Preliminary Steps Toward Hiring an H-1B Worker Who's Lawfully in the U.S.

There are a few steps to the H-1B process for hiring a foreign national who is already in the United States.

As the employer, you first must establish the prevailing wage for the position, which is the statistical average wage paid to workers in the job in the same area. See H-1B Employers: What Wage Must You Pay?. Next, you need to file a "Labor Condition Application" or LCA with the U.S. Department of Labor to verify that your proposed employment of the H-1B worker meets certain wage and working condition requirements.

For most H-1B jobs, there is an annual quota limit on visas, which might impact when you can move forward with the process. If the H-1B candidate you're planning to hire already has H-1B status and was counted against a prior year's quota, you can go ahead and file your I-129 petition at any time. If, however, the candidate is subject to the quota, it gets more complicated.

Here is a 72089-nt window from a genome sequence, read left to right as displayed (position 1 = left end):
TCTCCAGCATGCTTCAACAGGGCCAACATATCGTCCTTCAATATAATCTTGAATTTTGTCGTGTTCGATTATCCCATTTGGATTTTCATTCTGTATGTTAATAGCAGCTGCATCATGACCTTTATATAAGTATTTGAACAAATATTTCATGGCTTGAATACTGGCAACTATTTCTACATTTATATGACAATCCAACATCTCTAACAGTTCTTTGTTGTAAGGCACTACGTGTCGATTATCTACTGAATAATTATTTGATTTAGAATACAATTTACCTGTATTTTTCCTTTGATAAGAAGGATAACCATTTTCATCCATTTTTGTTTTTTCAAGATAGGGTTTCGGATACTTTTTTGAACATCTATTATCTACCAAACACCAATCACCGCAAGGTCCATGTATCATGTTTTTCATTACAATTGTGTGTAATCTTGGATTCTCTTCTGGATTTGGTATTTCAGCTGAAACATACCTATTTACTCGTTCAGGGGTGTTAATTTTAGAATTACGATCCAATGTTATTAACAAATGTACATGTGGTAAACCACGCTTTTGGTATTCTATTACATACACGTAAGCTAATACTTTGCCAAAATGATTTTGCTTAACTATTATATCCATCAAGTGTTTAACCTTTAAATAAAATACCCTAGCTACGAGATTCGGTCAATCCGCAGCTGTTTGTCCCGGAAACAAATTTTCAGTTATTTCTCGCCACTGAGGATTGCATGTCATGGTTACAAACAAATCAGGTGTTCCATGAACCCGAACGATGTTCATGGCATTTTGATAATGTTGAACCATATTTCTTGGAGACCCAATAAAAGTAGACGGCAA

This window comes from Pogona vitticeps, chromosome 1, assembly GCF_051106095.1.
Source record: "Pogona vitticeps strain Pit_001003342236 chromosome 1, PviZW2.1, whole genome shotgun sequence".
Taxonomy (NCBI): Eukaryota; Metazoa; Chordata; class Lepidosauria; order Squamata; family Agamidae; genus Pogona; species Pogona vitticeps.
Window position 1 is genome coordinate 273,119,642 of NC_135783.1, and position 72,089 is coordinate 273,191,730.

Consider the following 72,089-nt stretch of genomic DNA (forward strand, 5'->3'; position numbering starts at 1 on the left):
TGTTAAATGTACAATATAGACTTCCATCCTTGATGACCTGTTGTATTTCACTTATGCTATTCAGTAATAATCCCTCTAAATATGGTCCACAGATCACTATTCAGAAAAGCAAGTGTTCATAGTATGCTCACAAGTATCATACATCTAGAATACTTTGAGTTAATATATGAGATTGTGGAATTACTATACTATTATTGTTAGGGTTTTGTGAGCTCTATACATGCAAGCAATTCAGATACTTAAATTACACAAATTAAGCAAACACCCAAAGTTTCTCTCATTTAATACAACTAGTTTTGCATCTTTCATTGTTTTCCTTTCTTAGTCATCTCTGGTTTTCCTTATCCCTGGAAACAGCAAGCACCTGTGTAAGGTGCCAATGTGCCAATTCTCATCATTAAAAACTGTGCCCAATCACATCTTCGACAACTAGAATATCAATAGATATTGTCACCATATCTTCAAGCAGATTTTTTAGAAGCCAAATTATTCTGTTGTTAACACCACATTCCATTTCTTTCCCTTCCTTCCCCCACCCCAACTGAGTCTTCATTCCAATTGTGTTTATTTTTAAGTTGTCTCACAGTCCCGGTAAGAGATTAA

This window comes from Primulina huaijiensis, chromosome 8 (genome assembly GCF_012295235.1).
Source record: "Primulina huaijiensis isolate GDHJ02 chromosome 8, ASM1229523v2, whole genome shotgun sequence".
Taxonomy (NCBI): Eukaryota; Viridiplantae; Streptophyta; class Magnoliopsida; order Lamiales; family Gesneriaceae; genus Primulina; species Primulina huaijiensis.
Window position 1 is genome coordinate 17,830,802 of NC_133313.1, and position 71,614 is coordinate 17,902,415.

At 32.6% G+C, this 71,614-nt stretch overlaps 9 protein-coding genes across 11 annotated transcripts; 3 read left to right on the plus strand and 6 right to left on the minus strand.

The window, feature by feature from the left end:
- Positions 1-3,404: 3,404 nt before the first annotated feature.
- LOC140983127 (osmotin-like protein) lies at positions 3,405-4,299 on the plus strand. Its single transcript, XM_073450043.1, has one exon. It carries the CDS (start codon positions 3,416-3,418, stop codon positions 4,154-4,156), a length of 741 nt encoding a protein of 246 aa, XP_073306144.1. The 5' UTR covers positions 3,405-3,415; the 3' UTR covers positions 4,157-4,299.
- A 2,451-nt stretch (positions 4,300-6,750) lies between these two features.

In recent years, the demand for H-1Bs has greatly exceeded the supply, so U.S. Citizenship and Immigration Services (USCIS) has conducted a registration to determine which employers may actually file I-129 visa petitions. If selected, you would then need to file the I-129 within a designated time window, usually starting the first week of April (that is, six months before the earliest possible start date of October 1).

For a more detailed discussion of these preliminaries (which apply whether the worker is inside or outside the U.S.), see Steps Employers Must Take to Hire an H-1B Worker: Overview.

Finally, you will need to prepare and file a visa petition, as described next.

Preparing H-1B Petition (Form I-129) for H-1B Worker Currently in the U.S.

To sponsor an H-1B worker, the employer must file an I-129 petition with USCIS, asking the agency to approve the foreign worker for H-1B status. Depending upon the person's current status, the employer asks USCIS either to extend the person's status or to change and extend the person's status. For example, for a worker currently in F-1 student status, your request could be to change the person's status from F-1 to H-1B and extend the period of their authorized stay in the United States.

Below is the list of materials that the employer typically must include with the I-129 petition; all fees were up to date as of summer 2022: